Megan Pryor is an Environmental Specialist with the Maine Department of Environmental Protection, where she oversees and administers the paint, mercury thermostat, and mercury lamp product stewardship programs.  Megan provides outreach, education, and technical assistance, working with municipalities and businesses to meet specific situational needs in waste reduction and recycling efforts.

Megan graduated summa cum laude from the University of Southern Maine with a BA in Environmental Planning and Policy, where she discovered her passion for working on sustainable materials management.


Peter Thermos

Program Manager, LightRecycle Washington 

Peter has worked extensively on the development, start-up, and operation of the statewide product stewardship program for mercury-containing lights, LightRecycle Washington, which launched on January 1, 2015. He developed the communications strategy for LightRecycle and initiated digital, print and radio advertising campaigns. He also manages operations, establishing a state-wide collections network, analyzing and reporting on program performance, and creating collection partnerships with companies such as Home Depot. LightRecycle has recycled over 2 million lights in its first two years of operation and has recently won the King County Green Globe Award for product stewardship. Peter is also the Washington State Coordinator for the Northwest Product Stewardship Council where he creates program messaging, develops outreach materials and leads one-on-one meetings with Washington State legislators as an advocate for product stewardship initiatives. Peter holds an M.B.A. from the University of Washington.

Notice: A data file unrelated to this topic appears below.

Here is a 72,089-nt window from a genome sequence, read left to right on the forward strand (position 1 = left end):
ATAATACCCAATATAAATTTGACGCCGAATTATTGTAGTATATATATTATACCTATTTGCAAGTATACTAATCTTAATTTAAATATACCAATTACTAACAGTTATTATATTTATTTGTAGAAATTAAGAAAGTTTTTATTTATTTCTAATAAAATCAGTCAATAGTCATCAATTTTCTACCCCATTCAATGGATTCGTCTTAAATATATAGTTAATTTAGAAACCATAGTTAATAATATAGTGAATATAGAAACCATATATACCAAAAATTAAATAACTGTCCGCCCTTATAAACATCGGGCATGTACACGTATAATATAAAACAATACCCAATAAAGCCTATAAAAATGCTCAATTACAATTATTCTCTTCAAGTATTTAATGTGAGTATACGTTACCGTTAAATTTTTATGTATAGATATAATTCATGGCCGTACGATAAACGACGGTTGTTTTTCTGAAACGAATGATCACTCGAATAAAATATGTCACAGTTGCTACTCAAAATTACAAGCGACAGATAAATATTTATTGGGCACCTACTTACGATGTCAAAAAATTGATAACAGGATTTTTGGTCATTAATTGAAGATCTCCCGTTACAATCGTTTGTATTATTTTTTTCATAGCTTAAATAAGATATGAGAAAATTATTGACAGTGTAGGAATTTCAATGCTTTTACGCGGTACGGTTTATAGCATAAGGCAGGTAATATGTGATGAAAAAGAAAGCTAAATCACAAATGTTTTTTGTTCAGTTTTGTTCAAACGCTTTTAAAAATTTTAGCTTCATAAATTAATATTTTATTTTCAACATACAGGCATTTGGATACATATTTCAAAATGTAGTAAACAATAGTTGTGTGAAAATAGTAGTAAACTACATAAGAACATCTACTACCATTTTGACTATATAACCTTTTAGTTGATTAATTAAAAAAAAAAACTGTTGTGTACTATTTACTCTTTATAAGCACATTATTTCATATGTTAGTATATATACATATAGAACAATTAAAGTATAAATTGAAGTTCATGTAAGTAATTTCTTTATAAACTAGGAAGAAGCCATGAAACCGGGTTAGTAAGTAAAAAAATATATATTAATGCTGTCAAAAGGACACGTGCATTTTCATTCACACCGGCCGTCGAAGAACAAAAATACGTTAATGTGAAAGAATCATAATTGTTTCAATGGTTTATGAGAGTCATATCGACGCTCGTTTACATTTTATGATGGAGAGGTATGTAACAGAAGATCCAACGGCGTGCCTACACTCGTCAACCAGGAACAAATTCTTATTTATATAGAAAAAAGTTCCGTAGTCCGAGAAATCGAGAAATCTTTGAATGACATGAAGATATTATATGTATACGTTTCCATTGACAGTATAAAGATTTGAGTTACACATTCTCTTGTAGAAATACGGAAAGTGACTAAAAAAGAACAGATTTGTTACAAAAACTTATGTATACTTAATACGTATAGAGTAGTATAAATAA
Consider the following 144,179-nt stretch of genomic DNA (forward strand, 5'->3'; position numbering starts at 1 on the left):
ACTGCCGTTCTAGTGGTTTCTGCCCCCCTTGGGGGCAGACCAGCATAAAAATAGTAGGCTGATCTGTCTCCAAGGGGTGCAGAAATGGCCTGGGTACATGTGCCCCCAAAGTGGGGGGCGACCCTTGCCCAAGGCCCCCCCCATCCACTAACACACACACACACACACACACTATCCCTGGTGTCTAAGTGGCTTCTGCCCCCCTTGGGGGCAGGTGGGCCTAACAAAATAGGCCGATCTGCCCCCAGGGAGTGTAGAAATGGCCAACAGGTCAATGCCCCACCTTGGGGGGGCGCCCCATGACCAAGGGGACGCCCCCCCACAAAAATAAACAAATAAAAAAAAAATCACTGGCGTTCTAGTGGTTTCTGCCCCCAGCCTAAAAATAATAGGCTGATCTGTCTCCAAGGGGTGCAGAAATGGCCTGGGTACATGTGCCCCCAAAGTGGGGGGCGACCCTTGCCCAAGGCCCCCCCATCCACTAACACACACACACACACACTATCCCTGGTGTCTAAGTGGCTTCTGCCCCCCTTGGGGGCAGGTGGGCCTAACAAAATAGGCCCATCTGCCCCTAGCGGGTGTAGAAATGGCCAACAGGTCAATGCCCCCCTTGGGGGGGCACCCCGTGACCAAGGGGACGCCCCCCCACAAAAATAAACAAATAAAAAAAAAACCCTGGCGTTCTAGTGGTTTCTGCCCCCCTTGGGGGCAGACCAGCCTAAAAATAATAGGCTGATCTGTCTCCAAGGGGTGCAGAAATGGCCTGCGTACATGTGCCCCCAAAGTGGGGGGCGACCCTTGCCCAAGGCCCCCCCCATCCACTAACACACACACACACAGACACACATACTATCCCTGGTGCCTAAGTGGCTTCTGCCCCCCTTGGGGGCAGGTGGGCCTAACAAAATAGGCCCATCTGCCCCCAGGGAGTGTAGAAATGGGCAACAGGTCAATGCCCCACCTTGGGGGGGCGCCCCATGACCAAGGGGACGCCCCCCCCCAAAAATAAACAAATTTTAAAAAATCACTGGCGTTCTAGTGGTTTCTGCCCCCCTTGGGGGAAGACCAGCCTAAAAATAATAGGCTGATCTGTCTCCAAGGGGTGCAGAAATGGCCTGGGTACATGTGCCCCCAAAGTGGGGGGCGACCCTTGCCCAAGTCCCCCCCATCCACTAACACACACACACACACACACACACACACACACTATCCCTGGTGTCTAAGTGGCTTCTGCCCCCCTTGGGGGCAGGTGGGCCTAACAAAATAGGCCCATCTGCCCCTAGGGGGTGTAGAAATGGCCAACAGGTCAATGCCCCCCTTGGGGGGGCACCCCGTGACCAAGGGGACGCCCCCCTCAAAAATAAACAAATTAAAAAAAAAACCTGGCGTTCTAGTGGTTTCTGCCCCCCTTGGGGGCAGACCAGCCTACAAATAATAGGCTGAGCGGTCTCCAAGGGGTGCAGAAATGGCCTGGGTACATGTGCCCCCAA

Christine Mathis

Environment Engineer, Town of Burlington, MA Board of Health

Christine Mathis administers and enforces environmental bylaws, regulations, and policies that have been established to protect the health and welfare of the citizens of Burlington, Massachusetts and the local environment. This is accomplished by monitoring the existing environmental contamination in town, conducting inspections and promoting programs and policies to prevent further environmental releases from occurring.



Scott Cassel (Moderator)

Chief Executive Officer, Product Stewardship Institute

Scott Cassel has over 30 years of experience tackling waste management issues in the public, private, and nonprofit sectors. Prior to founding the Product Stewardship Institute (PSI) in 2000, he served seven years as the Director of Waste Policy and Planning for the Massachusetts Executive Office of Environmental Affairs, where he developed and implemented solid and hazardous waste management policies and programs. Scott is a nationally renowned leader in the product stewardship movement and has experience across multiple product categories, including electronics, lamps, thermostats, pharmaceuticals, mattresses, packaging, and paint. As PSI’s CEO, he developed the widely acclaimed facilitation process that the organization uses for stakeholder engagement and consensus-building—a process that resulted in the nation’s first industry-run, government-mandated paint stewardship program. 


This material is based upon work supported under a grant by the Rural Utilities Service, United States Department of Agriculture. Any opinions, findings, and conclusions or recommendations expressed in this material are solely the responsibility of the authors and do not necessarily represent the official views of the Rural Utilities Service.